As investors cautiously await the release of the next U.S. inflation report, which might influence future Federal Reserve policies, the European stock markets declined on Wednesday.
By 4 AM ET (0800 GMT), the DAX in Germany was down 1.2%, the CAC 40 in France was down 0.9%, and the FTSE 100 in the United Kingdom was down 0.9%.
This week, investors have been on edge as they await the publication of the U.S. consumer price index for June on Wednesday evening.
This is likely to result in annual headline inflation, including food and energy, exceeding May’s figure of 8.6 percent and reaching a 40-year high of 8.8 percent.
A number of this magnitude is likely to persuade the U.S. central bank of the necessity to continue with aggressive interest rate hikes, in addition to the 75 basis point increase at its previous meeting, even though doing so risks driving the U.S. economy, the primary generator of global growth, into recession.
Back in Europe, there was some good news as the British economy expanded unexpectedly well in May, with the gross domestic product increasing by 0.5%, the strongest performance in five months, due to a 1.4% increase in construction production and substantial increases in industrial and manufacturing output.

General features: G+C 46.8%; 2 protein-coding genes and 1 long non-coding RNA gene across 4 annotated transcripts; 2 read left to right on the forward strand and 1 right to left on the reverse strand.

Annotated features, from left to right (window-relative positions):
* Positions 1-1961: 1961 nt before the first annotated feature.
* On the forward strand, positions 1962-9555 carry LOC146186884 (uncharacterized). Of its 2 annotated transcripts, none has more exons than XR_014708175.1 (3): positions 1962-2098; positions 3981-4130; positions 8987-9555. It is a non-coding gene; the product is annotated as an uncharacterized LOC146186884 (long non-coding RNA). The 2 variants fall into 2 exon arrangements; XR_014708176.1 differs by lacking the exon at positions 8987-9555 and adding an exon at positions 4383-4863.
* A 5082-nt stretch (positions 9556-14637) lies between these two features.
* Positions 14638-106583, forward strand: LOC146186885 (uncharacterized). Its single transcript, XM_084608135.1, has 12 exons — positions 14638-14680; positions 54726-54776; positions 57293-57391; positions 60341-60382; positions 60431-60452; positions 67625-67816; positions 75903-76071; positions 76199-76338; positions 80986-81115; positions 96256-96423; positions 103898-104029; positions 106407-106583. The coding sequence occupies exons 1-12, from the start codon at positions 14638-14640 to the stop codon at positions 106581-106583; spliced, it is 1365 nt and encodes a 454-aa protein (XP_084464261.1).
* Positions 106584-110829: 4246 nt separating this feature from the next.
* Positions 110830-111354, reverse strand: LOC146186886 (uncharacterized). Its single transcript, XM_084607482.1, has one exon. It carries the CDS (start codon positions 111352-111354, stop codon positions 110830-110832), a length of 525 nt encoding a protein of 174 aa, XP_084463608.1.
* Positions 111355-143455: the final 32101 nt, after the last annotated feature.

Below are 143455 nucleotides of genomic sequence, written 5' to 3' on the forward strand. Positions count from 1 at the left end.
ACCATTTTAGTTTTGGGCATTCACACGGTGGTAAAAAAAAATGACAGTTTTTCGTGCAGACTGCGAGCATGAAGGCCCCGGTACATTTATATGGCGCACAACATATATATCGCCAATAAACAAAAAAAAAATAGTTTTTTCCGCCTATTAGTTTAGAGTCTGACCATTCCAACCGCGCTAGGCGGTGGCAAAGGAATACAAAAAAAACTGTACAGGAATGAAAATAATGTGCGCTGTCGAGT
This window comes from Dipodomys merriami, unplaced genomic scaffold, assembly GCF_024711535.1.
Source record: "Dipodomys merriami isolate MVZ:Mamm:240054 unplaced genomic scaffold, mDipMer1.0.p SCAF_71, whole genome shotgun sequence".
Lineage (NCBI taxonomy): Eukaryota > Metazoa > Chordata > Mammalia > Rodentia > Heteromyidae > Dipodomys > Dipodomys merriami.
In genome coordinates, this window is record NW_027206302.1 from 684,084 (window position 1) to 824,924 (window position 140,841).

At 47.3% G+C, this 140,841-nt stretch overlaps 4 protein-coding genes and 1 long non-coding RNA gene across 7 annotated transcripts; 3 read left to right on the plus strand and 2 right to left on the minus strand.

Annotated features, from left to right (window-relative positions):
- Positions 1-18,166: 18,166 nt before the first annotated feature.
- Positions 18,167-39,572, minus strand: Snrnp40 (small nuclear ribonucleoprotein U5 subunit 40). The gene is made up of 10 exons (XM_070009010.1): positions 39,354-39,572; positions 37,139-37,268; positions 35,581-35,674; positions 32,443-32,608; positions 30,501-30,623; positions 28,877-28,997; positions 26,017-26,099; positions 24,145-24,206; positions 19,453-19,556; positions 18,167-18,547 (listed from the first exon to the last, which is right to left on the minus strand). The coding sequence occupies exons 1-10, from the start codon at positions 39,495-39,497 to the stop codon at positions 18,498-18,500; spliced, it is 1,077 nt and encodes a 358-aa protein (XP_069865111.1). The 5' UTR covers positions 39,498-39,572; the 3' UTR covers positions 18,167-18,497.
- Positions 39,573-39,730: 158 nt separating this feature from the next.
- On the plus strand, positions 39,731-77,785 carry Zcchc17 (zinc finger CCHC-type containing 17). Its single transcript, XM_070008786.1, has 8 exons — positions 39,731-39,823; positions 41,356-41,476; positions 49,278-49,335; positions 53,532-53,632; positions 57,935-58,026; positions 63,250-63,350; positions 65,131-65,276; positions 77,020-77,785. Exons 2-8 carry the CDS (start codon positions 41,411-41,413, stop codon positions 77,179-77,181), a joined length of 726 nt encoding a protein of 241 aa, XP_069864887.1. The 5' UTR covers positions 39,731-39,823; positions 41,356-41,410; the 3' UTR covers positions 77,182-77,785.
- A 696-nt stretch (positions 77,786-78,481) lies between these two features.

In company news, J D Wetherspoon (LON:JDW) shares slumped 5.2 percent after the U.K. pub chain warned that it will disclose a larger-than-anticipated full-year deficit. The pub chain cited an increase in labor expenses that outweighed a return in sales to pre-pandemic levels.
Credit Suisse (SIX:CSGN) shares declined 2.6% after the Swiss financial institution postponed the initial public offering of its 1a Immo PK real estate fund, citing current market volatility.
SAS (ST:SAS) shares increased by more than 13 percent on the announcement that the Scandinavian airline and unions representing striking pilots would begin talks on Wednesday in an effort to resolve the dispute that began on July 4.
Oil prices inched up on Wednesday, recouping some of the previous session’s losses, as traders cautiously anticipated U.S. inflation data that might spur more U.S. rate rises, therefore dampening global economic activity.
The American Petroleum Institute said Tuesday that U.S. crude inventories increased by around 4.8 million barrels for the week ending July 8, compounding concerns about a decline in oil demand.
Wednesday evening, the official government inventory report is due.
By 4 AM ET, U.S. crude futures were at $96.58 per barrel, up 0.8%, while the Brent contract traded at $100.22, up 0.7%. On Tuesday, both contracts declined by more than 7 percent, going below $100 per barrel for the first time since April.
In addition, gold futures increased 0.1% to $1,725.45/oz, while EUR/USD declined 0.1% to 1.0027.